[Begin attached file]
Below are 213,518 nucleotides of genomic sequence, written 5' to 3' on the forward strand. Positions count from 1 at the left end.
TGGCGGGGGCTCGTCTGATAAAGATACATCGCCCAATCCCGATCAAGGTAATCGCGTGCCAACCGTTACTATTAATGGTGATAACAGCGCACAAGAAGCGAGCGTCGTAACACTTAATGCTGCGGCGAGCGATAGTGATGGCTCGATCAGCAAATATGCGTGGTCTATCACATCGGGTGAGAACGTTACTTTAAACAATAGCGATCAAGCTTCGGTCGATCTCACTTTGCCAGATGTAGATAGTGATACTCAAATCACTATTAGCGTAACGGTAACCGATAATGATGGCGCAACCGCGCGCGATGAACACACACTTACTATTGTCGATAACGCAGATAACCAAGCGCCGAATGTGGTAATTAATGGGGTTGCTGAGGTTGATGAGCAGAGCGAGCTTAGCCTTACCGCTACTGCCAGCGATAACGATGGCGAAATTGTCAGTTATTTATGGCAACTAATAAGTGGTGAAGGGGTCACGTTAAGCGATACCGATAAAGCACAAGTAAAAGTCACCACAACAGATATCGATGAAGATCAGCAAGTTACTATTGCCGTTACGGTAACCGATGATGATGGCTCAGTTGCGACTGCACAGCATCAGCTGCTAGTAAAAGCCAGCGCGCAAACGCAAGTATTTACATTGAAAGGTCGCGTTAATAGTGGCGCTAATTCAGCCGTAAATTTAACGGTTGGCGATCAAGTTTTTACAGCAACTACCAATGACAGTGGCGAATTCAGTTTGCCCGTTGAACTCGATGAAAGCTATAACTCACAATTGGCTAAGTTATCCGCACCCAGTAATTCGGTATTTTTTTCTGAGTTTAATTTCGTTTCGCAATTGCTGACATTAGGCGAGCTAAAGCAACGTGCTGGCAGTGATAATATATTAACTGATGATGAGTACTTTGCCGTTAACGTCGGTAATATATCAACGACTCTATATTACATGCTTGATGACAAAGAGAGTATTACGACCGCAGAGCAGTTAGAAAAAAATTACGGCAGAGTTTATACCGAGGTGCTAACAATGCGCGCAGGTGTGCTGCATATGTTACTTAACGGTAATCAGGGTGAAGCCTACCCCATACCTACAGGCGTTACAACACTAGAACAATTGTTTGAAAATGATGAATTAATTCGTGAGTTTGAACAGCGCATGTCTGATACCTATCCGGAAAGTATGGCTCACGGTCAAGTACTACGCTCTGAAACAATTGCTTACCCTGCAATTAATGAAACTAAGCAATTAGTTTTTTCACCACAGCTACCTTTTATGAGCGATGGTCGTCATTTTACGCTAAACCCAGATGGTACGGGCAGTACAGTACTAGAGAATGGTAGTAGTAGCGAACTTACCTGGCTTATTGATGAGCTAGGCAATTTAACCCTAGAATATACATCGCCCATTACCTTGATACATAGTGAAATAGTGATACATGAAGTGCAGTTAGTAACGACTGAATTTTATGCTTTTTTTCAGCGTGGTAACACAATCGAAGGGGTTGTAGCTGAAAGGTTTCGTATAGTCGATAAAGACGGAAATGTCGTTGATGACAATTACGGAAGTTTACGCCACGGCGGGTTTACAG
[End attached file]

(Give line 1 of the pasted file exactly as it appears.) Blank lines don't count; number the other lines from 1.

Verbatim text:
Below are 213,518 nucleotides of genomic sequence, written 5' to 3' on the forward strand. Positions count from 1 at the left end.